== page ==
What the professor's question completely misses is what it means for Jesus to be a travelling preacher. Like Jesus, I've done a little travelling preaching and teaching myself and like any preacher, I know that we often reuse sermons, stories, illustrations - sometimes even to make different points in different contexts - and of course every time you tell it, it is just a bit different. Any preacher would know this. The fact that we see this in the Gospels, far from demonstrating contradition, simply lends credence to the historical narrative (so, Luke and Matthew put the Beatitudes in different sermons preached in different places...perhaps it is because Jesus preached on the Kingdom-shaped life more than once!). That a well-educated professor could miss this point shows a poverty of insight (and perhaps in some such instances it is a voluntary poverty, conveniently ignoring genuine historical possibilities for the sake of spreading skepticism in young minds, after all).

Lewis hits on one major reason why I believe that Tom Oden and other "paleo-orthodox" (or just plain "orthodox," it means the same thing) theologians are quite right to look to the consensus of the ancient church in Scriptural interpretation. The Protestant Reformers drew upon Scripture and the Early Fathers to help reform the Medieval Church; their cry was "ad fontes!" - "back to the fount." This is also precisely what Wesley means by looking to "primitive" Christianity as a guide for Christian teaching. My own New Testament professor in seminary, representing the very attitude that Lewis critiques, encouraged us to resources and commentaries that were less than 30 years old in our study of the sacred text, as if the Spirit had been utterly silent before his own career began. Modern scholarship has certainly brought us some valuable insights into the New Testament, but Lewis, Wesley, and the Reformers had it right: we should learn first from the Ancient Church, and in our studies as pastors the Modern scholarship should not be used as a substitute for the classic tradition, but as a supplement to it.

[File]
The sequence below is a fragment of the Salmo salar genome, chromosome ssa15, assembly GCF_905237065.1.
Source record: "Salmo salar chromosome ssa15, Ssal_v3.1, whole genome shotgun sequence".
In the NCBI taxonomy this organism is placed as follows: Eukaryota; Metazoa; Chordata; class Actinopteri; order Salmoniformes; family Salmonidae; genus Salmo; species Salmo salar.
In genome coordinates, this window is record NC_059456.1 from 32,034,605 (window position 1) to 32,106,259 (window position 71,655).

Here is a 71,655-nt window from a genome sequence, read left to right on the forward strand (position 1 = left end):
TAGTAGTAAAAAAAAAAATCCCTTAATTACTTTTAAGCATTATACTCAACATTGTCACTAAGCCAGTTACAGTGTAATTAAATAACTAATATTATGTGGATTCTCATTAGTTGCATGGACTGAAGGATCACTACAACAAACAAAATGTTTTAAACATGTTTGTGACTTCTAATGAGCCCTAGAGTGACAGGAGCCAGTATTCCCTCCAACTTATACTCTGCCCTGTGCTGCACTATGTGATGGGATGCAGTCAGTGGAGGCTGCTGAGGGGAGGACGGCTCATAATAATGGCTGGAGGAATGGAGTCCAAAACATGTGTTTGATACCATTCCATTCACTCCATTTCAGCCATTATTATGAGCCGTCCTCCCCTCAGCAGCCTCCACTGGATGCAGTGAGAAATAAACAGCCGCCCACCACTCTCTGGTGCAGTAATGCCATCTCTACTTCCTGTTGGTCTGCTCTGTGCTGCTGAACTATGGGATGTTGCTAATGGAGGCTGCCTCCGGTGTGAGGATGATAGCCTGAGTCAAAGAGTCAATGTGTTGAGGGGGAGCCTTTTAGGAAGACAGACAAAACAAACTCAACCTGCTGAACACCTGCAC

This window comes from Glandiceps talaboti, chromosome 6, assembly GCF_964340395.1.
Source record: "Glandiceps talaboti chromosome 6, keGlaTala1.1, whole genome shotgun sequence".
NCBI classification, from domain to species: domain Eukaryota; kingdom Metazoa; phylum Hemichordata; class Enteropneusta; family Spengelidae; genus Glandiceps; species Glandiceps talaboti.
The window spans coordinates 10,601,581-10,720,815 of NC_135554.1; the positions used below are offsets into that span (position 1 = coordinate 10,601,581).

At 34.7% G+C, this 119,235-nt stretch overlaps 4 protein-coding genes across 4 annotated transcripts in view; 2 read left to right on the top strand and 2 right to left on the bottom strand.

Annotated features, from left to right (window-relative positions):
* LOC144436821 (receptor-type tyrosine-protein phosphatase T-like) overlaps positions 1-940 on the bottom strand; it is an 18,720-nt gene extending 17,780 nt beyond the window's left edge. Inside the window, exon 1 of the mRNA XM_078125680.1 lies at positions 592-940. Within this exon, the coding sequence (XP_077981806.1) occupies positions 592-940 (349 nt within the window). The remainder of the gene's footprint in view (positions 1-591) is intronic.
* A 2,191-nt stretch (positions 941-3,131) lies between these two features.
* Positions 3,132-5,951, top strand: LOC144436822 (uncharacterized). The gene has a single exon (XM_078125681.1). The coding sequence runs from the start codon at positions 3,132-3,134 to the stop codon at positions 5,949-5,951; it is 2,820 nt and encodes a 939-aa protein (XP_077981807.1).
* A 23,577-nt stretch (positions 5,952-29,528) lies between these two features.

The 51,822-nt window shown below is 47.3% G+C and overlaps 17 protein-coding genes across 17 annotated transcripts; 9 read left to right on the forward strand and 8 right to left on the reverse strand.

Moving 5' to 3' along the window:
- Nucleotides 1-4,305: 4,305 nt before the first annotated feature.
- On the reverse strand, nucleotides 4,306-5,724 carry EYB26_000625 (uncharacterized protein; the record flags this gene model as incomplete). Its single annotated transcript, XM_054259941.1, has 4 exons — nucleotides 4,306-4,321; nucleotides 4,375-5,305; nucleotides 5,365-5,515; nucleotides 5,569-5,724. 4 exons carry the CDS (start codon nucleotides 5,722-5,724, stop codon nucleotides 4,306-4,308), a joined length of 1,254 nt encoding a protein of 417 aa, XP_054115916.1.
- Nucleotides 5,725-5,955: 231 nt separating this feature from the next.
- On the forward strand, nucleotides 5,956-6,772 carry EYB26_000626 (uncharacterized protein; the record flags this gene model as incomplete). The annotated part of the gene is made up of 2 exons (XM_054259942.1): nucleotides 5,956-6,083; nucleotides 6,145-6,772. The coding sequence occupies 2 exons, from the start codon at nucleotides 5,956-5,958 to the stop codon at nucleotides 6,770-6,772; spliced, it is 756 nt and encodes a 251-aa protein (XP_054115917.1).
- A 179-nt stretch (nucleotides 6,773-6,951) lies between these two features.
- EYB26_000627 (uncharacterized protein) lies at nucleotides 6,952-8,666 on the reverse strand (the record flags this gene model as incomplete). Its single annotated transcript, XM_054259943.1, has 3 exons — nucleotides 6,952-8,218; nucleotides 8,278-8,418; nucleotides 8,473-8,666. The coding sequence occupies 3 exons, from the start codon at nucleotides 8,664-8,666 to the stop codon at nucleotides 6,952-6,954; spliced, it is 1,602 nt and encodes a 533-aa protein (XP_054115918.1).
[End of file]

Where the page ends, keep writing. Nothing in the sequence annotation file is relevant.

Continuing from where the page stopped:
The development and popularity of the Ancient Christian Commentary on Scripture series (edited by Tom Oden) is an important development in the recovery of that ancient witness that Lewis (along with Wesley, and the Reformers) is talking about. May the church of the next century recover the ability to listen to voices from beyond just the last 30 years, but from the whole communion of saints, and especially those fathers of the early days who lived and breathed in the same culture as the New Testament writers themselves.

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Blogger Nance said...

While I have no qualms with referring to, even giving deference to, the Fathers in my own studying and growth, I do see one problem here: the Fathers too, to a large extent, inhabit a very different conceptual world than did Jesus. These are Gentiles, often of a philosophical (Middle Platonist?) bent, totally divorced from the backwater world of Palestine and the heritage of a Jewish rearing. To the extent that a modern scholar pours over the social and intellectual world of 1st century Palestine and, as well as she can, enters into that world, the scholar will definitely have an abundance of insights *completely* lost on, say, Clement of Alexandria. Take N. T. Wright as an example. His theological insights are, I think, much more in line with what Paul is trying to do than those of Justin Martyr, in many instances.

10:09 AM, October 11, 2011  
Blogger Daniel McLain Hixon said...

certainly the Fathers too have their blind spots, thus I think we should supplement their work with the medieval, early modern, and contemporary scholarship wherever we can. I see the paleo-orthodox move as primarily a corrective move, since currently the scales are so far tipped in the other direction.

While I agree that the though-world of the Fathers may differ substantially from that of most 1st Century Rabbis in the Palestine, I suspect that it is a good deal closer to that of the actual NT Writers (and documents) which are largely aimed at a Hellenized audience anyways (and probably a good deal closer to other Helenized Rabbis besides just St. Paul for that matter).

1:25 PM, October 11, 2011